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Unpredictable and original: Stars Zackary Momoh and Denis O'Hare on 'The Nevers'
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Television

Unpredictable and original: Stars Zackary Momoh and Denis O’Hare on ‘The Nevers’

Hero and villain: An interview with ‘The Nevers’ stars Zackary Momoh and Denis O’Hare.

The Nevers is a new show from HBO that mixes so much of what has made television great in the last decade. Blending great special effects, superpowers, period piece melodrama, and great acting. It’s a show that has a lot of ingenuity, originality, but also familiarity. The first episode airs this Sunday at 9 pm eastern, and it’s a great start to a show that’s got plenty of mystery and plenty of great actors.

The show is set in London in the late 1890s where normal folks live amongst people with powers also known as the “touched.” Most see the “touched” as outsiders, some see them as a meal ticket, and so many of the younger “touched” live in an orphanage. Embroiled in all of this are heroes and villains who are seeking to get an advantage in an otherwise rough city.

I was lucky enough to interview two actors from The Nevers, Zackary Momoh (A United Kingdom, Seven Seconds) and Denis O’Hare (American Horror Story, Dallas Buyers Club) who play both a hero and a villain. Momoh plays a good guy named Horatio Cousens who can heal with his hands. O’Hare is a villain named Edmund Hague who is a psychopathic surgeon who messes with bodies for the “greater good” but enjoys it way too much.

The Nevers Episode 1

Zackary Momoh in The Nevers. Photograph by Keith Bernstein/HBO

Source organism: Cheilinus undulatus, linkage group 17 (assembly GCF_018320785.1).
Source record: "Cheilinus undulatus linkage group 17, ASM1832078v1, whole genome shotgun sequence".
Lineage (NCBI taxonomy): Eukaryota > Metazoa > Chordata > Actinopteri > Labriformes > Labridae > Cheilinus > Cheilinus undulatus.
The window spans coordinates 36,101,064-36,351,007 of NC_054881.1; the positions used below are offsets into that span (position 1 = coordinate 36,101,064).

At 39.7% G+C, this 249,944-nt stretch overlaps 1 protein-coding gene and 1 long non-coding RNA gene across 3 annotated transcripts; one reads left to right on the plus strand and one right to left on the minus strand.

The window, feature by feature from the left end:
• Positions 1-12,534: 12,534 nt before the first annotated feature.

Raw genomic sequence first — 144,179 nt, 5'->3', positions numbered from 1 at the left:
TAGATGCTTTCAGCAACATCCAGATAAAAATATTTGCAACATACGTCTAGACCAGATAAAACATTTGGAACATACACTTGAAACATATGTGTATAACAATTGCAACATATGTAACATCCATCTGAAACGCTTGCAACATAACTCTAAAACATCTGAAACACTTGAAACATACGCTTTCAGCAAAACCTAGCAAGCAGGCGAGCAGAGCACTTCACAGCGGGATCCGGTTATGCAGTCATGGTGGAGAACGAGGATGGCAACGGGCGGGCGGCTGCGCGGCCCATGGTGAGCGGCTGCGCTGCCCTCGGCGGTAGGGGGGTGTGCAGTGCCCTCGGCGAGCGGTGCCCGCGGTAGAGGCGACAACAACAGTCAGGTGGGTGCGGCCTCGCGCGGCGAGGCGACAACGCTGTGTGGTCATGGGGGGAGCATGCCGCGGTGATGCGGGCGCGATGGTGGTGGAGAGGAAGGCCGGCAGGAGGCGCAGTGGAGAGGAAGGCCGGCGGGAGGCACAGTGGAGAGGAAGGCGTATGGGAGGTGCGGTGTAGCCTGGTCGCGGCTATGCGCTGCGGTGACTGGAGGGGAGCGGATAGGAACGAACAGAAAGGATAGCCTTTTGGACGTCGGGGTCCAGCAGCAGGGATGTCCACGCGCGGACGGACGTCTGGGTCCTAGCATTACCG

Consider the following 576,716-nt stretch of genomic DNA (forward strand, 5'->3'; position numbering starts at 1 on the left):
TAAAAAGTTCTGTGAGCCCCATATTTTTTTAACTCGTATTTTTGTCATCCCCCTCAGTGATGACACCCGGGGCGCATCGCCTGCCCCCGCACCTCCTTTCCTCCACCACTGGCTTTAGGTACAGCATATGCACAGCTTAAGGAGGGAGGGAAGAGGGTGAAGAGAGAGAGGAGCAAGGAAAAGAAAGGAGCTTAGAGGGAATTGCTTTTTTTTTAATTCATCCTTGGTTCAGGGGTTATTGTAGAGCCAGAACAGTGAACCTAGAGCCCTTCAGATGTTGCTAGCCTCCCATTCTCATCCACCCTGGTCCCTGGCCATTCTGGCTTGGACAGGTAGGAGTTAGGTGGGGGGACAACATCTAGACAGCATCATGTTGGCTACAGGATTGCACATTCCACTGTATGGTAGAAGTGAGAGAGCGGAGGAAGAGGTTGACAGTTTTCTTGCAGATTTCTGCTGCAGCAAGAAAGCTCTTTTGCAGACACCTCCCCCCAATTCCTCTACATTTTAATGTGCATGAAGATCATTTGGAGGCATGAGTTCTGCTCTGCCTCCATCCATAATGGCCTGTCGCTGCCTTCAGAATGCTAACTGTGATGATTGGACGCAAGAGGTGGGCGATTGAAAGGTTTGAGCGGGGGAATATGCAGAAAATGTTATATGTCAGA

The interview ranged from what superpowers each actor would like to have, to developing characters from scratch. O’Hare discussed the beauty of acting in a show starting from scratch. “Every character I think, has got a backstory that would surprise you, a future that is unknowable, and even a present that is indecipherable,” O’Hare said.  “I’m just enjoying playing a character who is, you know, on the bright side of happy, and on the, you know, on the high side of crazy.”

It’s a show that is embroiled in many mysteries, even when the first episode gives away a big one at the end. “This something that is going to give you, is going to fulfill you in many ways, but still leave you hungry for more?” Momoh said. “But genuinely, Dennis is going to attest to this. Every time we get sent an episode we’re all gonna enjoy every single episode because there’s going to be fresh for us as well because there’s a lot that we don’t know.”

“I think it’s really cool that you are given upfront, that the sort of like myth, the origin story,” O’Hare said, “It’s a measure of confidence of the storytelling, that we’re not going to hide that. This is what happened. I love that.”

And with that, read below as we dive into their draw to this series, what superpower they’d like, and do they read comics?

AIPT: What attracted you to the work of The Nevers? Was it the genre, the character specifically that you’re playing? Or the story?

Unpredictable and original: Stars Zackary Momoh and Denis O'Hare on 'The Nevers'